• Distribution boards with integral metering – suitable products are now available.

In each case there are options for a single meter to monitor the entire board, or for split metering to monitor separately grouped lighting and small-power loads. These options are available with both Type A (single-phase) and Type B (three-phase) distribution boards.

It should be borne in mind that in some split-metering applications, one meter measures one group of MCB ways while the second measures the entire board. This calls for external calculation for the second group of MCB ways.

Ideally, meters should include remote reading capabilities, even if these are not put to immediate use. As a minimum, this should be a pulsed output offering remote measurement of kWh.

A better solution is a Modbus design that provides information via an RS485 connection. With one of these connections, information can be read directly from the meter. Some data registers, such as peak demand, can be reset remotely. If the meter is connected to an effective energy or building management system, it can provide a more informative energy monitoring capability.


Specifiers and installers do not need to go to the expense of custom-built distribution boards and panelboards to ensure compliance with Building Regulations Part L2. A range of metering solutions is now available for Type A and Type B boards including add-on meter packs for use with standard distribution boards and distribution boards with integral metering capabilities (see box).

The design of these units minimises the amount of on-site work for the contractor and standardised design allows boards to be sourced through the normal electrical wholesaler network.

Where greater sophistication is required, ethernet connectivity can be used to integrate the sub-metering into a comprehensive energy management architecture for effective monitoring, control and management of the complete energy infrastructure in large sites.

Sub-metering solutions: what should I do?

Eaton offers a complete range of metering solutions for Type A (single-phase) and Type B (three-phase) distribution boards and panelboards.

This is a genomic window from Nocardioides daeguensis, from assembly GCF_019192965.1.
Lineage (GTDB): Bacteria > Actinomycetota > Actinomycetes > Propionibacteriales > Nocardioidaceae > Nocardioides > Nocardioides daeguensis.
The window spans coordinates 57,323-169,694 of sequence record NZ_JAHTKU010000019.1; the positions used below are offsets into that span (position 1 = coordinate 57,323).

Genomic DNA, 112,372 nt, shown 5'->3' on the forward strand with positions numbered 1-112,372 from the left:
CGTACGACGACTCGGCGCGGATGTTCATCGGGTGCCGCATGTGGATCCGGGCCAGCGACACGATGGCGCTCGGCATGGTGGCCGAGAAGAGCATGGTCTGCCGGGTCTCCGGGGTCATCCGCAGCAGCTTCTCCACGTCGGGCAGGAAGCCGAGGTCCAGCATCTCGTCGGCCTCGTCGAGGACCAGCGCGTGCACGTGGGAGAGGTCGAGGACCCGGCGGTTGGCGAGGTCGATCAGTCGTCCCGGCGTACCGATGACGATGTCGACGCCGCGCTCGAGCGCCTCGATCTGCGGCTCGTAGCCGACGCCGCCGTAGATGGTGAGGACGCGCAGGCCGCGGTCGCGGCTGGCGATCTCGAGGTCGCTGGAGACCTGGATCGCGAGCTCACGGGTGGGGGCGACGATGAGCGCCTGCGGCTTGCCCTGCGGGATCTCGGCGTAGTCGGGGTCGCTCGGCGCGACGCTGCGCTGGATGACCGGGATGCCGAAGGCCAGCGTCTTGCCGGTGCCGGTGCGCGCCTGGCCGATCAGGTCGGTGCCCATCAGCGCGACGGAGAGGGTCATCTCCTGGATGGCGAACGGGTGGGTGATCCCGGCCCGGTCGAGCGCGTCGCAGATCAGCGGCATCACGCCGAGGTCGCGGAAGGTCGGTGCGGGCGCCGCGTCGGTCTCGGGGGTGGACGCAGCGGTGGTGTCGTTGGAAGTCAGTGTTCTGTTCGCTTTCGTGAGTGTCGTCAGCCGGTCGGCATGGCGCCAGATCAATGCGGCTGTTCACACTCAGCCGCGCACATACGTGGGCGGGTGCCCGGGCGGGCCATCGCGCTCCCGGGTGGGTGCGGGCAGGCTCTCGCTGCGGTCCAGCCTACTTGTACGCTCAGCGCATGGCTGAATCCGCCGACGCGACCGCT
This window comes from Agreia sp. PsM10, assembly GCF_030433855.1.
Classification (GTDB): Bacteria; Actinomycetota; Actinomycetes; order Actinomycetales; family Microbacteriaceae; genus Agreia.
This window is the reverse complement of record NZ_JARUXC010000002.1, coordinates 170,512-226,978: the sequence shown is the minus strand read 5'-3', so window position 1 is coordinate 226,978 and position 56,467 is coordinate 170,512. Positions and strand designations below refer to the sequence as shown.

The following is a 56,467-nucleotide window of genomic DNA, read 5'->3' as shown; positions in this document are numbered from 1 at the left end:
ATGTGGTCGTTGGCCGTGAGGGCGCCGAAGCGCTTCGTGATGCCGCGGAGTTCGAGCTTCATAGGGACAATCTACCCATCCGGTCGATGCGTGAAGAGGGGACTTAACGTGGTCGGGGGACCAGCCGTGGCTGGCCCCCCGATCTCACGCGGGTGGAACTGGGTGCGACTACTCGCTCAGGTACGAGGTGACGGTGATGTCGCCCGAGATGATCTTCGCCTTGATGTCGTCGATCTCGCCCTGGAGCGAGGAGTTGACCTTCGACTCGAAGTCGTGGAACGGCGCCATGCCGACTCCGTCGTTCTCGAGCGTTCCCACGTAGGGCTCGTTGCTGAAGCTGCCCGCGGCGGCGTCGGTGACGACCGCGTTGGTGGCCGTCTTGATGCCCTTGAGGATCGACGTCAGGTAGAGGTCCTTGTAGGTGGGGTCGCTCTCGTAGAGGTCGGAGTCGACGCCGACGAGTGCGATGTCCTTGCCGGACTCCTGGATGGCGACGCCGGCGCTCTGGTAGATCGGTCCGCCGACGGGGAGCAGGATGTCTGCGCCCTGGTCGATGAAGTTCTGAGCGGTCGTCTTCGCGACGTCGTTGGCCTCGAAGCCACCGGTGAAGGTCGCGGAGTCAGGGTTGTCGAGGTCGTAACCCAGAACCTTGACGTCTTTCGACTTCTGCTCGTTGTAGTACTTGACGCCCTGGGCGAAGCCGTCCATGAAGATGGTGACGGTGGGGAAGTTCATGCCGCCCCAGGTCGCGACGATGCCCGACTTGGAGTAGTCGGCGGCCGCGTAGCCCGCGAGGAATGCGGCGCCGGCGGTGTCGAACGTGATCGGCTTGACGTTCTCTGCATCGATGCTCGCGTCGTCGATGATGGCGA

A side-mounted meter chamber with current transformer (CT) kits, meters etc is available for metering of outgoing circuits from panelboards. The chambers have a hinged door and open-sided construction with removable-side gland plates for ease of cabling. Pre-cut meter positions in the door offer provision to cover all outgoing circuits where twisted-pair (TP) MCCBs are used.

Type A distribution boards
For single-phase applications, Eaton offers a 12-way Type A distribution board with an integral meter, and an eight-plus-four-ways split metered board with an integral dual-channel meter. It also offers meter packs for installation alongside Memshield 2 SPN distribution boards.

Type B distribution boards
For three-phase applications, Eaton offers a 200 A meter pack for installation below its 100-200 A Memshield 2 Type B distribution boards. It also offers a split-load meter pack for installation below two Memshield 2 Type B boards to provide separate metering to the two boards. This latter unit incorporates a 125 A or 160 A rotary disconnect switch incomer so that a single feeder can supply both boards.

Smart split-load metered distribution boards
Eaton’s latest Smart split power and lighting distribution boards are 200 A-rated units with incomer and all metering components pre-installed. They are suitable for three-phase or single-phase applications. A feature of the Eaton design is the use of a Smart summing meter in association with a single high-integrity shrouded busbar with embedded transducers, to give net values for each group of MCBs on the board and a total value for the board.

The new boards come in four sizes offering from 10 to 24 TP&N ways. They have an adapter that creates a single-phase board solution from 30 to 72 ways. Each size is available with pulsed output or Modbus RS485 communications meters, and both display voltage, current, power factor and maximum demand.